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Holiday drinking

30 May 2014


EACH summer, I am called on to judge the "Gardens" category in our village show. It is a humbling experience; there are many examples of good plantsmanship on display, and often the impression that the owners had been up much earlier than me that day.

I remember my surprise last June, when I stumbled on some potted tomato-plants. Their matt leaves hung like limp dishcloths from a skeletal framework. The perpetrator of neglect quickly explained that it was intentional, and encouraged flowering and fruit set.

Now it is true that a stressed plant will be eager to set seed and thereby procreate - or had he just forgotten to water the day before? Certainly, later in a tomato's life-cycle erratic watering often causes fruit to split, and varieties such as "Sungold" are particularly vulnerable. Anyway, call me a softie, but I could not do it - any more than I could leave the dog's water-bowl intentionally empty. Which is all very well until one goes away on holiday.

For holiday pot-plant care, you may know an instinctive gardener who can step in, or you may feel inclined to leave detailed instructions. In my experience, a casual "keeping an eye on things" leads to casualties. Non-gardeners just do not read the signs; so it is worth taking a few measures beforehand.

Be pro-active at the planting-up stage. Summer bedding-plants vary enormously in their ability to cope with dry spells in containers. Choose gazanias, felicias, pelargoniums, tuberous begonias, verbenas, and Livingstone daisies with ivy for foliage. Avoid petunias and lobelias. The larger the pot, the more drought-resistant it will be.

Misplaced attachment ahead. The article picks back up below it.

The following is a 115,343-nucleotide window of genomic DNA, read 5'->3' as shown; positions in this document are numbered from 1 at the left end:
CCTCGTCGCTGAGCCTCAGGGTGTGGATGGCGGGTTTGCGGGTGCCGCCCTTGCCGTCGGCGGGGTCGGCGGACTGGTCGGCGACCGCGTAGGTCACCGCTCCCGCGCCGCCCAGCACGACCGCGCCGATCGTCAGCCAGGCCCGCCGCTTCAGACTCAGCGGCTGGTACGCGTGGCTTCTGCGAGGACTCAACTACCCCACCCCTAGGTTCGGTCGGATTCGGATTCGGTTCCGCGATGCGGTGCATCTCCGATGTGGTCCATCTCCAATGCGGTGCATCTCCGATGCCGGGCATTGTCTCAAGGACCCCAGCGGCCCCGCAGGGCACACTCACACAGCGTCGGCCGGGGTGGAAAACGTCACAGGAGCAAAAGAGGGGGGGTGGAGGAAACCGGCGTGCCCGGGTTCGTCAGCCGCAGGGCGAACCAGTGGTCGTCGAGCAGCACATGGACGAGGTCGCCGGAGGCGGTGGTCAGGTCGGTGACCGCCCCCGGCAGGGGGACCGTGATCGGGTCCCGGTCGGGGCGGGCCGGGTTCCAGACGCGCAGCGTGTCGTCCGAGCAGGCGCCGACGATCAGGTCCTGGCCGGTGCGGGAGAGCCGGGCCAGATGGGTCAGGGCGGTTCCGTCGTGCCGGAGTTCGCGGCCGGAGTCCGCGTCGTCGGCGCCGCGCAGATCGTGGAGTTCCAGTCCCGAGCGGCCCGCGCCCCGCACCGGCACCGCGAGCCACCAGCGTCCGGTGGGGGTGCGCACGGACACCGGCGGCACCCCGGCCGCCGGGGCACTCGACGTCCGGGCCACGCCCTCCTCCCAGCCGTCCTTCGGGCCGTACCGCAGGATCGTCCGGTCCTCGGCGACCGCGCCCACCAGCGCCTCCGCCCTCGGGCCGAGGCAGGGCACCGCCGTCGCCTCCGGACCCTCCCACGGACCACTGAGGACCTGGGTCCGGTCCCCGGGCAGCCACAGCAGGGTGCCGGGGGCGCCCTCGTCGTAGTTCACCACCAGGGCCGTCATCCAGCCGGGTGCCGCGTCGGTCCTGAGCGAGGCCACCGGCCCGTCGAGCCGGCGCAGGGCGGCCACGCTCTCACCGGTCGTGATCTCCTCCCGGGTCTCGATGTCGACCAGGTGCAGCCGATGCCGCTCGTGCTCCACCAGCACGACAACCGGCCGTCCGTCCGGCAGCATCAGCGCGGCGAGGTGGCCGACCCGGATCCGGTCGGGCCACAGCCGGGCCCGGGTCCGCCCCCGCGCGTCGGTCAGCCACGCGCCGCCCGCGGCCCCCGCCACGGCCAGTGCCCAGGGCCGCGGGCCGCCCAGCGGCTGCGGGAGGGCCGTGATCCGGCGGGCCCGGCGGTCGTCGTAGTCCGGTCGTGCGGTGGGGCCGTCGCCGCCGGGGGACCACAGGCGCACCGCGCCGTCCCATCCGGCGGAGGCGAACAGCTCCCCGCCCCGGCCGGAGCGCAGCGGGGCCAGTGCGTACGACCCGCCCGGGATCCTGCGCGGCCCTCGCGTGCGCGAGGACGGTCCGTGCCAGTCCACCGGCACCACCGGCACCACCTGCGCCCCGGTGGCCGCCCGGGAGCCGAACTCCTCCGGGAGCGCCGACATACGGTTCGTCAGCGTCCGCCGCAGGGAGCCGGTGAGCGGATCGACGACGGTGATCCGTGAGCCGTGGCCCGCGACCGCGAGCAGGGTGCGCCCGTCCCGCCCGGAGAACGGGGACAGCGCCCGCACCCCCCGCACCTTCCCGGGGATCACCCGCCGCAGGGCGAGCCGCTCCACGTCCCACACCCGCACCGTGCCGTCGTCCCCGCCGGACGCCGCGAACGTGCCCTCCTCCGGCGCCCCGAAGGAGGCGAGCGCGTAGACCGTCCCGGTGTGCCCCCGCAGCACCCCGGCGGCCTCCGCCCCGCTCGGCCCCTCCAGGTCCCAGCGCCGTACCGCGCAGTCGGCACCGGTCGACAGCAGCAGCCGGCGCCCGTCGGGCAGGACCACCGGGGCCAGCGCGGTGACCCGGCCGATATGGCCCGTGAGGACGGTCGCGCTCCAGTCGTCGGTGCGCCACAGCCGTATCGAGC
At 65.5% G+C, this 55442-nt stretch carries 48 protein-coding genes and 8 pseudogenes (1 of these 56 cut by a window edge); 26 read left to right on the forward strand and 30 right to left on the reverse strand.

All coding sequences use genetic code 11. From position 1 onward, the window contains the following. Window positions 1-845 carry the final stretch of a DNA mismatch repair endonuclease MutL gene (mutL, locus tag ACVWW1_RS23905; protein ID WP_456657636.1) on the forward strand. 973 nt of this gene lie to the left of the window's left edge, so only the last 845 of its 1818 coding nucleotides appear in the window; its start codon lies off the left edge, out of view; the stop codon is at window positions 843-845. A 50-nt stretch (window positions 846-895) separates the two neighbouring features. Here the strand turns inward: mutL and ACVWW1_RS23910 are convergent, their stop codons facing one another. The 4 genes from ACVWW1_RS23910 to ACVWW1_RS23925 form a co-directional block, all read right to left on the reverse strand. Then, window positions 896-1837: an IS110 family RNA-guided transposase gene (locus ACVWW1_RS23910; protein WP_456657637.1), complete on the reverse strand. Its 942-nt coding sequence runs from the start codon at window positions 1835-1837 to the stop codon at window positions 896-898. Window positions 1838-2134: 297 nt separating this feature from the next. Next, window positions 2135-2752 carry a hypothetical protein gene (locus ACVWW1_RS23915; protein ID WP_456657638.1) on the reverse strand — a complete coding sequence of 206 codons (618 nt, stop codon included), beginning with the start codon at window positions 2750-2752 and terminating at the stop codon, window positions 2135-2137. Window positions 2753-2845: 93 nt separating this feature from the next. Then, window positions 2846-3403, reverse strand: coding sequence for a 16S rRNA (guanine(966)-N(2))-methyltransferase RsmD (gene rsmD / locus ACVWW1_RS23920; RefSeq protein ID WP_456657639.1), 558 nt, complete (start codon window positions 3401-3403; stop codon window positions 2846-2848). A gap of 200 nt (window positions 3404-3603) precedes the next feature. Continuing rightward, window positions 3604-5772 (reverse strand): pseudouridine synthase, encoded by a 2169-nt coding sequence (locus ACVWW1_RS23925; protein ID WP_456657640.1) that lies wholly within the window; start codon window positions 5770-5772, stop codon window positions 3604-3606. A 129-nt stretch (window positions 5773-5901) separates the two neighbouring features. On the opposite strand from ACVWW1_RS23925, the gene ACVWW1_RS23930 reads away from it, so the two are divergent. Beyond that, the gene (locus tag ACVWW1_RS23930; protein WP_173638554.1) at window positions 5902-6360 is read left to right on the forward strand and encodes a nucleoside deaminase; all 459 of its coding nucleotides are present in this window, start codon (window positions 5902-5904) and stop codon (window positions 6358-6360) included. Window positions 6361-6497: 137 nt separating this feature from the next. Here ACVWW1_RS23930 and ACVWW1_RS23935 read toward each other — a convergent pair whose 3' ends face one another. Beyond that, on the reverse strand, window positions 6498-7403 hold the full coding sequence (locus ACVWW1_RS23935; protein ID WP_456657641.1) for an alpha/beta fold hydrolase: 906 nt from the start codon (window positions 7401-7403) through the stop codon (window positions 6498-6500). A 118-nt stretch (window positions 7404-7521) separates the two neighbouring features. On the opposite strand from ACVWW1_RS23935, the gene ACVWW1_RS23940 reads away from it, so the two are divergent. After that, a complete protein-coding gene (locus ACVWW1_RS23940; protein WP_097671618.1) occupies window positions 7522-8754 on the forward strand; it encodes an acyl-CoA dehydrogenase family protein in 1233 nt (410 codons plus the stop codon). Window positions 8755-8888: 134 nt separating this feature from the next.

Water-retaining gel, which comes as dry granules that you mix in with the compost, really does help. Be careful to hydrate when the pot is half full of mixture, as the granules expand considerably. Cover the exposed surface of the compost with some kind of mulch, such as gravel, chipped bark, shells, or mosaic tiles.

Just before you go away, group the containers together, which helps to raise the local humidity; and give them a thorough water. Place in shallow trays of water if possible. An alternative is to bury the pots up to their necks in a garden bed; but in either case a shady spot is needed.

Neither of these methods would keep thirsty tomato plants happy for long, but the Duogrow Planter, from Greenhouse Sensation, with a large reservoir linked to the pots with capillary matting, could help you. With a large summer pot-display, it may be worth investing in an automatic watering-system on a timer. Set it up in good time to find the minimum dose needed.

If you have just a few small houseplants, there is a nifty product: Holiday Plant Savers. These are plastic pouches in which you make up a gel by mixing water and the granules supplied. Your plant sits in the gel, and can take up the water for at least two weeks. But remember: a plant can look dreadful without reaching the point of no return. On homecoming, plunge them into a bucket of water before you even put the kettle on.


Mon 04 Jul @ 20:59
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